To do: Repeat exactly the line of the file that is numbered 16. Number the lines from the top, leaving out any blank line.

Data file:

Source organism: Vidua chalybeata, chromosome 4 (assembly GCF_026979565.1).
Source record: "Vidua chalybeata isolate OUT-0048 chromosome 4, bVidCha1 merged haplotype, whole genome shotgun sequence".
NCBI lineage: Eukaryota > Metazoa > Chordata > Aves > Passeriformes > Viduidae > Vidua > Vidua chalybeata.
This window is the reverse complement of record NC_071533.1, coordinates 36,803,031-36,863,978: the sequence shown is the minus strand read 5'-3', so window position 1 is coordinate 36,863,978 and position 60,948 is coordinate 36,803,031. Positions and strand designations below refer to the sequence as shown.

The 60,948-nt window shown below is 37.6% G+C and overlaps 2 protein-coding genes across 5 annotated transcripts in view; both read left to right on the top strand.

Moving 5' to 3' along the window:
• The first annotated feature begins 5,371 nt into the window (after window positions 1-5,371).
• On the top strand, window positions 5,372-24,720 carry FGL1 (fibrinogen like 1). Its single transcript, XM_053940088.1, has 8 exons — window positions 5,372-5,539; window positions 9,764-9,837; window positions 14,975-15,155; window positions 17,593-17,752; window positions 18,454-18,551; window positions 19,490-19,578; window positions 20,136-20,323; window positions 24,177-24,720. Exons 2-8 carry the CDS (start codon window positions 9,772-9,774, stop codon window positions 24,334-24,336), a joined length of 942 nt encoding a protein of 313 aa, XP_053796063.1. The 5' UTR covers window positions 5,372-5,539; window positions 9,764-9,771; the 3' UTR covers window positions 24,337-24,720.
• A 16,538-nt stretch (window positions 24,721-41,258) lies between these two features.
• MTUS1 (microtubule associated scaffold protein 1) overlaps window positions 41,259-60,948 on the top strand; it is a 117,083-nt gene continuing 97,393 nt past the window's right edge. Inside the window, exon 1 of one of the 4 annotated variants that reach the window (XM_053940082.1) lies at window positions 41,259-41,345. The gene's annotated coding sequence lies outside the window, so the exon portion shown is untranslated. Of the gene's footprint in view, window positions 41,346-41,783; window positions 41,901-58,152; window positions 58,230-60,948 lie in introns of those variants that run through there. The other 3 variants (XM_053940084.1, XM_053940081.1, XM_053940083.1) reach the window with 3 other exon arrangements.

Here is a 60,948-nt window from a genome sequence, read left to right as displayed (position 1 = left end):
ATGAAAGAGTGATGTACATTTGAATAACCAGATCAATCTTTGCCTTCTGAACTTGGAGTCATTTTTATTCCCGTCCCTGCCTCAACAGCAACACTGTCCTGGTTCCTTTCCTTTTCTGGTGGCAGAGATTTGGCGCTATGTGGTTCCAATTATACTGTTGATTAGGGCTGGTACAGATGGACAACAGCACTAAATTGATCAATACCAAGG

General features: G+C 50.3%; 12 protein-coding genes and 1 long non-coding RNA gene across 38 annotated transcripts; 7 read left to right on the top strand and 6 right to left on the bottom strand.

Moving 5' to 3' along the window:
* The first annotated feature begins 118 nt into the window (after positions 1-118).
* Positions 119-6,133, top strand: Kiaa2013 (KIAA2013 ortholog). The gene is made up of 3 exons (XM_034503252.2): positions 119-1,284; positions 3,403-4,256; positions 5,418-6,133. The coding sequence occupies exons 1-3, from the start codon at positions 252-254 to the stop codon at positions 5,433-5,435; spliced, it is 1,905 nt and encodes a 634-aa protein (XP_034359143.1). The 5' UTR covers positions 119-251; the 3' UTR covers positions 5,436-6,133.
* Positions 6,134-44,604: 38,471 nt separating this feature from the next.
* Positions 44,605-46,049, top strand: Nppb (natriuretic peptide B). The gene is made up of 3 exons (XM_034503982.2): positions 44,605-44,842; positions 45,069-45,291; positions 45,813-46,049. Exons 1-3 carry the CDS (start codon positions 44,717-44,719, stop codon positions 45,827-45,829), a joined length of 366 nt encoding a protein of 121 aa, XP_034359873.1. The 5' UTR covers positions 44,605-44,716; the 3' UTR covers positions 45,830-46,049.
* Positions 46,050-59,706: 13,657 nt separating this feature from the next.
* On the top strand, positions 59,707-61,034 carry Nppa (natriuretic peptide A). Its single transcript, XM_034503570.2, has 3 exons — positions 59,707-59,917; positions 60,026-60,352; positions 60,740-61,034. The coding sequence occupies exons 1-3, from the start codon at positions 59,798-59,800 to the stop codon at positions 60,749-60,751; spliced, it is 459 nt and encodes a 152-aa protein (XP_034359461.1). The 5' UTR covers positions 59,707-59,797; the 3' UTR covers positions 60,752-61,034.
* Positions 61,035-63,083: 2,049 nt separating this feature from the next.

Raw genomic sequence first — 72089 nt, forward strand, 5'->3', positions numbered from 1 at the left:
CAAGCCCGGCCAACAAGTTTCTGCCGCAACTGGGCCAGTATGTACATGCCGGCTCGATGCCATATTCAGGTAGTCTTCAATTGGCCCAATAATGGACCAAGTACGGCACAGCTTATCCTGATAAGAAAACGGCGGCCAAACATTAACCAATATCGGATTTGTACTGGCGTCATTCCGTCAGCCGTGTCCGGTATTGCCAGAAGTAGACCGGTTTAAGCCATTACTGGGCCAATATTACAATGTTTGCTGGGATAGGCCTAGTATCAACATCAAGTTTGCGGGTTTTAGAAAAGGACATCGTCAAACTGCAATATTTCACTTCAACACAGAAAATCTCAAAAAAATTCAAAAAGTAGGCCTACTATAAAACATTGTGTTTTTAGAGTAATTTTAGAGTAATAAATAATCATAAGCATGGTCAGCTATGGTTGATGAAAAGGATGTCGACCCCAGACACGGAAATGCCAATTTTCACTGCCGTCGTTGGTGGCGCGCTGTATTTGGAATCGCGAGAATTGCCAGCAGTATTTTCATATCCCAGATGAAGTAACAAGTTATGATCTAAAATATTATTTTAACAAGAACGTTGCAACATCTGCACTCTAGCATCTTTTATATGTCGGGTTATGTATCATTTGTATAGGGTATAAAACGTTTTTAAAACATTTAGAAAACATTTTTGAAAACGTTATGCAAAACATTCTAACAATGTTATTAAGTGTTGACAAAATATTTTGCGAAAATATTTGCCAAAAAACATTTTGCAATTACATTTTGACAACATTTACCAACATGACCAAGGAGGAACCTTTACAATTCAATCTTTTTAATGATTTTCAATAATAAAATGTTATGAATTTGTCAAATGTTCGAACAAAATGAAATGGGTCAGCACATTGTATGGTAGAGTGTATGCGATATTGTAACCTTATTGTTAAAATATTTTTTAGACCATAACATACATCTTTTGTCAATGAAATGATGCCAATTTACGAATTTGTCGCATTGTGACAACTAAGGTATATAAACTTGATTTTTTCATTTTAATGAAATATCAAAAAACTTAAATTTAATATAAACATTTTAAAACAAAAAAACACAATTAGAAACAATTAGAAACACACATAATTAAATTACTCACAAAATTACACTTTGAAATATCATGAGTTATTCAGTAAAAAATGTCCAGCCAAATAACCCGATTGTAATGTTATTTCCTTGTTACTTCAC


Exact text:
* Positions 119-6,133, top strand: Kiaa2013 (KIAA2013 ortholog). The gene is made up of 3 exons (XM_034503252.2): positions 119-1,284; positions 3,403-4,256; positions 5,418-6,133. The coding sequence occupies exons 1-3, from the start codon at positions 252-254 to the stop codon at positions 5,433-5,435; spliced, it is 1,905 nt and encodes a 634-aa protein (XP_034359143.1). The 5' UTR covers positions 119-251; the 3' UTR covers positions 5,436-6,133.